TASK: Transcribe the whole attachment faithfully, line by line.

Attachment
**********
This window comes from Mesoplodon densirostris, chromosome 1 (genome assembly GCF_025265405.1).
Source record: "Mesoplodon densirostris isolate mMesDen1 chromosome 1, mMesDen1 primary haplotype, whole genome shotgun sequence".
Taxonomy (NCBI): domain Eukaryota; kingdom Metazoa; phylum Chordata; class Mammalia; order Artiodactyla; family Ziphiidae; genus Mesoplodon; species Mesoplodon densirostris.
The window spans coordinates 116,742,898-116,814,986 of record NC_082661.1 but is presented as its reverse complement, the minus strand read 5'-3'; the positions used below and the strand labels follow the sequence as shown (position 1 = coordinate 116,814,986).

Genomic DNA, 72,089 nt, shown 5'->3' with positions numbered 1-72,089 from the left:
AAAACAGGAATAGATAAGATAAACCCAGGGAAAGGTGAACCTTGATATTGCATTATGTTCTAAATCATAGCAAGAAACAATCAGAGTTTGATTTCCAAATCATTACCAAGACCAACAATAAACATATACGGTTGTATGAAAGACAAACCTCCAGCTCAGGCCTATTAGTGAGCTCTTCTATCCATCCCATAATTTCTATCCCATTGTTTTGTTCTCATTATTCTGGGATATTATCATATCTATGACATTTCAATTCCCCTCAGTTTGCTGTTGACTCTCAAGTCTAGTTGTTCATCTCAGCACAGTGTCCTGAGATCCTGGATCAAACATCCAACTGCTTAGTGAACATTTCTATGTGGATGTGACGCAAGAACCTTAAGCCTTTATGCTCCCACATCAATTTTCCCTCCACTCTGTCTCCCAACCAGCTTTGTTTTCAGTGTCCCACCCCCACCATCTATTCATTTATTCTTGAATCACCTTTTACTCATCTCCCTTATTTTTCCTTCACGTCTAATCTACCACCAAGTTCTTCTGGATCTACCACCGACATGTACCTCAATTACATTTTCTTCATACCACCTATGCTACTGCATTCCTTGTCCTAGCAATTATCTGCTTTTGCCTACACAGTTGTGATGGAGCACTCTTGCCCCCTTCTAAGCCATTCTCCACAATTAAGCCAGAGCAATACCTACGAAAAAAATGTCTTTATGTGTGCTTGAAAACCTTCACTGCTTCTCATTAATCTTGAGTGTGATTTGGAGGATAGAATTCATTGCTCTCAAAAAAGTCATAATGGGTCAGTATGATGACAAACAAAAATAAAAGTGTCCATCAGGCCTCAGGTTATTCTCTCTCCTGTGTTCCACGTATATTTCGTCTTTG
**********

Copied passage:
This window comes from Mesoplodon densirostris, chromosome 1 (genome assembly GCF_025265405.1).
Source record: "Mesoplodon densirostris isolate mMesDen1 chromosome 1, mMesDen1 primary haplotype, whole genome shotgun sequence".
Taxonomy (NCBI): domain Eukaryota; kingdom Metazoa; phylum Chordata; class Mammalia; order Artiodactyla; family Ziphiidae; genus Mesoplodon; species Mesoplodon densirostris.
The window spans coordinates 116,742,898-116,814,986 of record NC_082661.1 but is presented as its reverse complement, the minus strand read 5'-3'; the positions used below and the strand labels follow the sequence as shown (position 1 = coordinate 116,814,986).

Genomic DNA, 72,089 nt, shown 5'->3' with positions numbered 1-72,089 from the left:
AAAACAGGAATAGATAAGATAAACCCAGGGAAAGGTGAACCTTGATATTGCATTATGTTCTAAATCATAGCAAGAAACAATCAGAGTTTGATTTCCAAATCATTACCAAGACCAACAATAAACATATACGGTTGTATGAAAGACAAACCTCCAGCTCAGGCCTATTAGTGAGCTCTTCTATCCATCCCATAATTTCTATCCCATTGTTTTGTTCTCATTATTCTGGGATATTATCATATCTATGACATTTCAATTCCCCTCAGTTTGCTGTTGACTCTCAAGTCTAGTTGTTCATCTCAGCACAGTGTCCTGAGATCCTGGATCAAACATCCAACTGCTTAGTGAACATTTCTATGTGGATGTGACGCAAGAACCTTAAGCCTTTATGCTCCCACATCAATTTTCCCTCCACTCTGTCTCCCAACCAGCTTTGTTTTCAGTGTCCCACCCCCACCATCTATTCATTTATTCTTGAATCACCTTTTACTCATCTCCCTTATTTTTCCTTCACGTCTAATCTACCACCAAGTTCTTCTGGATCTACCACCGACATGTACCTCAATTACATTTTCTTCATACCACCTATGCTACTGCATTCCTTGTCCTAGCAATTATCTGCTTTTGCCTACACAGTTGTGATGGAGCACTCTTGCCCCCTTCTAAGCCATTCTCCACAATTAAGCCAGAGCAATACCTACGAAAAAAATGTCTTTATGTGTGCTTGAAAACCTTCACTGCTTCTCATTAATCTTGAGTGTGATTTGGAGGATAGAATTCATTGCTCTCAAAAAAGTCATAATGGGTCAGTATGATGACAAACAAAAATAAAAGTGTCCATCAGGCCTCAGGTTATTCTCTCTCCTGTGTTCCACGTATATTTCGTCTTTG